mixing with murder: a story snippet

I was planning to write a sort of life update post today, but my thoughts refused to come together so I thought I’d share some of my writing: it’s an experimental opening scene to an idea that I’ve been tossing around for the past three or four months and I’d really like to get your thoughts on it.  Still very first-drafty (even as I was pulling up the document to copy-and-paste it here, I noticed things I want to change) but I hope it gives you an idea of the kind of story/novella/novel this might turn out to be. (It’s set in the fifties by the way…not sure if anyone would pick that up from just this one scene, so I just thought I’d mention it.)

(And please forgive any typos.  Like I said, it’s very First Draft.)

______________________________

The detective stood on one side of the room. I stood on the other. The animosity between us was sharp.

The third person in the room had no opinion in the matter.

She was dead.

Policemen stood in the hall outside as I, Investigative Reporter Alan Wade, and he, Detective Mark Randall from the Los Angeles police station, went over the crime scene with an attentive air.

The stench of cigarettes hung in the air – a half dozen of them lay in the ashtray beside the victim, lipstick staining each like a faded kiss – and there was also a strong sense of four or five different perfumes vying with each other for preeminence. The carpet was plush and red. There were twenty lights that surrounded the vanity mirror. One was burnt out. Two were brighter than the rest.

I paid no attention to Detective Randall as I pulled out my notepad – not so different from the one he himself now held and wrote in – and jotted down a few phrases that would help me remember the scene later.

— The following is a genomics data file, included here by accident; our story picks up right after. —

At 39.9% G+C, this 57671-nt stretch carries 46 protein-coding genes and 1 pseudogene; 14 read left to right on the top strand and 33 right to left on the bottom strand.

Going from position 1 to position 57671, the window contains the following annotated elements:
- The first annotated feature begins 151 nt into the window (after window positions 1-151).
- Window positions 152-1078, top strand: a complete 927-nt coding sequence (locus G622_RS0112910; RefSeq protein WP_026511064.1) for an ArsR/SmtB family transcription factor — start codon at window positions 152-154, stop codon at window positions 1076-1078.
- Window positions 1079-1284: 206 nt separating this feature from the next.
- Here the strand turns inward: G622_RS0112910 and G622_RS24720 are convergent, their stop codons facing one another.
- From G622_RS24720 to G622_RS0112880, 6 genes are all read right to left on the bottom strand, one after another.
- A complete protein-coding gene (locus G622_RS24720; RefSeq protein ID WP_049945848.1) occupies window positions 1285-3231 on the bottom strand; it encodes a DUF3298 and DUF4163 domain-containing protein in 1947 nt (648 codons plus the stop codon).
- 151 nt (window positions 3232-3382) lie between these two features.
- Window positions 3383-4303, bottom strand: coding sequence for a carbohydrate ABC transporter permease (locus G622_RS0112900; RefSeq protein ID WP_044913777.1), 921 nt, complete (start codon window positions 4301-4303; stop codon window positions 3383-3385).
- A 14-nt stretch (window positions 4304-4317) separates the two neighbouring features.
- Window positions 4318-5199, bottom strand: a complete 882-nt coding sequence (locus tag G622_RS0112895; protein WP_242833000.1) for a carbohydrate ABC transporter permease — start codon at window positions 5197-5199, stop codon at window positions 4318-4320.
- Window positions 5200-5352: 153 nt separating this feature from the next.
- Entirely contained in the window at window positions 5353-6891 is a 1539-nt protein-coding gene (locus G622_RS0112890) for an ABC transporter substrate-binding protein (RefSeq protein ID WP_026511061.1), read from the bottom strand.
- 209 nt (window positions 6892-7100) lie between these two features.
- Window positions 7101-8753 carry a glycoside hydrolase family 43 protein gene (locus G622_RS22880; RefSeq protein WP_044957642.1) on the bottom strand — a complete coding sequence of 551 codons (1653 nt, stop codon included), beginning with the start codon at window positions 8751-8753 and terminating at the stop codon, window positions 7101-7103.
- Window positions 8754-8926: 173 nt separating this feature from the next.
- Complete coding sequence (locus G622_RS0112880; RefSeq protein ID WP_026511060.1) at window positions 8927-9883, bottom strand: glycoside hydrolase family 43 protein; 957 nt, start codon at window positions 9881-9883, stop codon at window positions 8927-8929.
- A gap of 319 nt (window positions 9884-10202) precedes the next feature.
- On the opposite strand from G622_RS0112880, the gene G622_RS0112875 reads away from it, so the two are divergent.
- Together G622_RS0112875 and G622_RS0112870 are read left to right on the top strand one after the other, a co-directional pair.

Randall coughed.

I looked up. He was staring right at me with a glare that could be felt more than seen. I refused to respond and went back to my observations of the room. Small, smaller than usual. But comfortable. Victim seated in a pink armchair, head tilted back slightly, hands folded neatly in her lap. Strangled. Murder weapon nowhere to be found. They had waited to take the body away until Randall could come and look things over. Once he was finished, I was finished.

Not quite, though.

My press pass could get me places he’d need a warrant to enter. That was something. And my cooperation with and assistance of the Los Angeles police department in the past had me on good standing with the commissioner, good standing that benefited me now. How else would I have been notified so quickly?

“Officer, would you be so good as to come in here?” I called to the swarm of men in the hall.

An older man strode in, tall and muscular with a hard set to his jaw. “What is it, Mr. Wade?”

“I just have a few questions to clear up, officer.  Cause of death?” I asked, though I was already pretty sure I knew.

“No way to tell until the inquest, but I’d put my money it’s the same way as all the others.”

Strangulation. The other two murders had been in other cities too far away to give me an excuse to cover them – besides the fact that I’d been away on vacation both times – but I’d read all the reports. A serial killer. Possibly. Coincidences did happen, but with three actresses murdered – and all redheads at that – I would have put my money on the serial killer theory.

Randall coughed again. The officer looked up. I did not, choosing to remain fixated on my notes.

And the officer’s notes. His pad had slipped into a convenient position for me to try puzzling out his upside-down handwriting. No such luck. From this angle, it all looked like black gashes, sharp and angular. Pity. It would have been handy to know exactly what he knew. Even with my high standing at the department, the police always held back one or two details. Procedure. And I knew from experience that no amount of begging or pleading – or threats – would make them divulge what they knew.